WINGS Tour: NE Andes

WINGS Tour: Eastern Andean slope

February 9-14, 2020

The gang: Dave, Phillip, Dory, Theresa, Jan, Ben, Jon (bird guy), Edwin (el conductor)

This is the narrative, with photos added, that I wrote for the WINGS tour website.

The gang at the pass
Stout-billed Cinclodes
Stout-billed Cinclodes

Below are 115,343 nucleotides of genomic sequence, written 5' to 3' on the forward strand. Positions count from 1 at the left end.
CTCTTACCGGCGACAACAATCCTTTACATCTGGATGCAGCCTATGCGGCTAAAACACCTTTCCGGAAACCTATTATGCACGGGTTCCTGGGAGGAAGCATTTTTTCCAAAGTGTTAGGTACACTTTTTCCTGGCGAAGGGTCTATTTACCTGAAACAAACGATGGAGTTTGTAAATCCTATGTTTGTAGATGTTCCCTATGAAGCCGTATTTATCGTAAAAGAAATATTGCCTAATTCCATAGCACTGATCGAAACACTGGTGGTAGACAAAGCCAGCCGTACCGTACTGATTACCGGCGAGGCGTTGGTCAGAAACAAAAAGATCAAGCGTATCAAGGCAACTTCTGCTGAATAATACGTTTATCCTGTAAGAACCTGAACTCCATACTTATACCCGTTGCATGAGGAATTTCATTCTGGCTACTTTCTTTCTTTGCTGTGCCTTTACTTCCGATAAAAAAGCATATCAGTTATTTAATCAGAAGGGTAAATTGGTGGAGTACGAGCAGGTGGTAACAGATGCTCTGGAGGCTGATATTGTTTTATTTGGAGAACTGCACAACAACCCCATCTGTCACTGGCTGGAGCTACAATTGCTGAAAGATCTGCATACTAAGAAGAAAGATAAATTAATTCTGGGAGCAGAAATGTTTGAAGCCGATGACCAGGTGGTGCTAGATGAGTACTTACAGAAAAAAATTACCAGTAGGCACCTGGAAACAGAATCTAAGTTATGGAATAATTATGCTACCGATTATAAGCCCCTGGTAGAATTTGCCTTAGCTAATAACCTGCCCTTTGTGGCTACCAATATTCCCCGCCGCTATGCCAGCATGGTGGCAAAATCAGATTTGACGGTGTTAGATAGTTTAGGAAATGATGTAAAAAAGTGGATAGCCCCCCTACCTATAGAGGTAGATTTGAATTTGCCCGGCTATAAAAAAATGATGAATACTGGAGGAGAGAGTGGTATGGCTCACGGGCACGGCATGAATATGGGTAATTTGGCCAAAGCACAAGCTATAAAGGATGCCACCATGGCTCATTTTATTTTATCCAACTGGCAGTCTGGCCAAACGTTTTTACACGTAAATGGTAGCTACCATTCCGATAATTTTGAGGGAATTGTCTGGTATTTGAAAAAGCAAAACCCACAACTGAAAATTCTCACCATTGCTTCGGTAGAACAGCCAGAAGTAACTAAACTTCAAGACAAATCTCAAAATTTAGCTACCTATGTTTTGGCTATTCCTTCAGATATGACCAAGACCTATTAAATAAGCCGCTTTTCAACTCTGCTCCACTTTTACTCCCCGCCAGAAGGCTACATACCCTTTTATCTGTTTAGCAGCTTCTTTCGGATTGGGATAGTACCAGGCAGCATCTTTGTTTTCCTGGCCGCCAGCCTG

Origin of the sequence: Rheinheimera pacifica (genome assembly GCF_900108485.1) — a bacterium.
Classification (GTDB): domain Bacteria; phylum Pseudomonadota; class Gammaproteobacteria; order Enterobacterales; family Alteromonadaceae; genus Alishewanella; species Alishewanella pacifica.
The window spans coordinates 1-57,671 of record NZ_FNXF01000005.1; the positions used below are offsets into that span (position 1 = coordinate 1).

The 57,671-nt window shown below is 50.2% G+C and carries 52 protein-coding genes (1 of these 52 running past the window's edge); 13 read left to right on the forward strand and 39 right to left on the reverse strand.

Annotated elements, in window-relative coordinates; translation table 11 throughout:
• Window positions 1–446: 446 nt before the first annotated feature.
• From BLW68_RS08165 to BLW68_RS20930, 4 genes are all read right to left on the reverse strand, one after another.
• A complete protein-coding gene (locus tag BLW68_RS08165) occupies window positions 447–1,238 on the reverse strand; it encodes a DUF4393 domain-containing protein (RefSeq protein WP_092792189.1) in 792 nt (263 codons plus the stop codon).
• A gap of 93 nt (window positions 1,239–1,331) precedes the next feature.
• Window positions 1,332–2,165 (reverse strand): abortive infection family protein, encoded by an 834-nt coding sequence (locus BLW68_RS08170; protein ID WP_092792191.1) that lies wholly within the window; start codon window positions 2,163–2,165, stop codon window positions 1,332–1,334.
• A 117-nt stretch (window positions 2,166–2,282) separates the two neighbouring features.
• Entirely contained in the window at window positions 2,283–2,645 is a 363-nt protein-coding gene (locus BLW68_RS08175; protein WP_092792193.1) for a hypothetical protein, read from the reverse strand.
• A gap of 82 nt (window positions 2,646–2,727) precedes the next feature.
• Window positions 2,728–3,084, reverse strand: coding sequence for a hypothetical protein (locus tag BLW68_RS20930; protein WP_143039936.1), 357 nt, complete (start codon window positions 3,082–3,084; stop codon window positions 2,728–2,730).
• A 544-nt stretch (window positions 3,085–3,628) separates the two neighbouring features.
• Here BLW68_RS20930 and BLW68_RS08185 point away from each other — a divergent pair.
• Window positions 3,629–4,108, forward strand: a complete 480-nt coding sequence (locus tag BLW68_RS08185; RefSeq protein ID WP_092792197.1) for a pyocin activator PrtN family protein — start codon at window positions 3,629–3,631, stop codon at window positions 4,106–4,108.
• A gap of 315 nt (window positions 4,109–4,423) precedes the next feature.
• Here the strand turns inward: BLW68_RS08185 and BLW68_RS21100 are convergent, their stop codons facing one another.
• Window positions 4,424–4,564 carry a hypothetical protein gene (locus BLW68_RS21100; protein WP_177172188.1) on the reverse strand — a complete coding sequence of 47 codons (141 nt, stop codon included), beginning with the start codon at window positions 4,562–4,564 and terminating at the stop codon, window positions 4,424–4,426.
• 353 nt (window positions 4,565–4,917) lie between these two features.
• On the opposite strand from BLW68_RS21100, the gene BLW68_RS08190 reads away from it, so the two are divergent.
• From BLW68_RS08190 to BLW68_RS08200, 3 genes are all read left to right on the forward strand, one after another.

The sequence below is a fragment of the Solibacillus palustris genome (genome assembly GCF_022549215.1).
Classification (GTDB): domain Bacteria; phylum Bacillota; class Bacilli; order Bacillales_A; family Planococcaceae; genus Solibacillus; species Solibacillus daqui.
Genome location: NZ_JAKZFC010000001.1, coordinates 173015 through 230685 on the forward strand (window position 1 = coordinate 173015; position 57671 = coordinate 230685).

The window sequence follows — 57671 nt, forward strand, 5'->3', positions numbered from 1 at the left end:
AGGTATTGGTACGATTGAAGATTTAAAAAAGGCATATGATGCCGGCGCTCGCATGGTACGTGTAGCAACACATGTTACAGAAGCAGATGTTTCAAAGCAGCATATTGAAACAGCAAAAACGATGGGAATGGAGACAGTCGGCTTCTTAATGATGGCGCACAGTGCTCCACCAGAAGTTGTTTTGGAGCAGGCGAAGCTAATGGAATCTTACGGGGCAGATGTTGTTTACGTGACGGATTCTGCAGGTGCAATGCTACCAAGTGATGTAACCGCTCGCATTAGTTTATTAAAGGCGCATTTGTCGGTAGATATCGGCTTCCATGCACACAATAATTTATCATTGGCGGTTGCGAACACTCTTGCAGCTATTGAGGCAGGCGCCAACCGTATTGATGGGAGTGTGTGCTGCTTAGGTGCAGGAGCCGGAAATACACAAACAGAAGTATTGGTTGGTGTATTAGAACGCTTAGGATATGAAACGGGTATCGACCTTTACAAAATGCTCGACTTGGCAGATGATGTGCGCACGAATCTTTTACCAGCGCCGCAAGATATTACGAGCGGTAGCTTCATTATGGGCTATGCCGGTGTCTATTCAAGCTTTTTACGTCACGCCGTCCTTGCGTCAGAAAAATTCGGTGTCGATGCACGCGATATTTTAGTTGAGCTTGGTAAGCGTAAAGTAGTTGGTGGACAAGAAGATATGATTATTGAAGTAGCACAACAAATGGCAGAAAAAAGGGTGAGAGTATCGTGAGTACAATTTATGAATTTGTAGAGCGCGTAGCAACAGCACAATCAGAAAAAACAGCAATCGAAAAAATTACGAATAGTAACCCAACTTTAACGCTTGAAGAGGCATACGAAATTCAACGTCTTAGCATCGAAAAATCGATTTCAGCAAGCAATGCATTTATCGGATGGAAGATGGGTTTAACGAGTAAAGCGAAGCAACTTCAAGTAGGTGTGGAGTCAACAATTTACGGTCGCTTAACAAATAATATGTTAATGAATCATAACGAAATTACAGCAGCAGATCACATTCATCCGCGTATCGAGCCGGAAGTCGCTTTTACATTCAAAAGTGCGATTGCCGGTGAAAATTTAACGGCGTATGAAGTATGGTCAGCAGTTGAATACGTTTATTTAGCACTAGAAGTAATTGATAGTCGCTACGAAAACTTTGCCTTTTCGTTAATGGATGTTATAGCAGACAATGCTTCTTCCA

This short tour down the east slope of the Andes ran like an excellent sampler platter of mountain birds in which we got the best at each of the various elevations we visited. Some of these highlights were four Rufous-bellied Seedsnipe at what looked like and felt like the very top of the world, eight species of toucan including a Black-billed Mountain-Toucan we picked up during some improv birding while we waited for a landslide to be cleared, rowdy crowds of Turquoise, Green, and Violaceous Jays at each of their required elevation ranges, both Crested and Golden-headed Quetzals, and hummingbirds and tanagers throughout. The addition of “moth sheets” to the lodges along our route also gave us very satisfying looks at otherwise shy forest birds like antbirds and furnariids. Though frenetic forest flocks still happened, were both frustrating and thrilling, and an icon of tropical forest birding.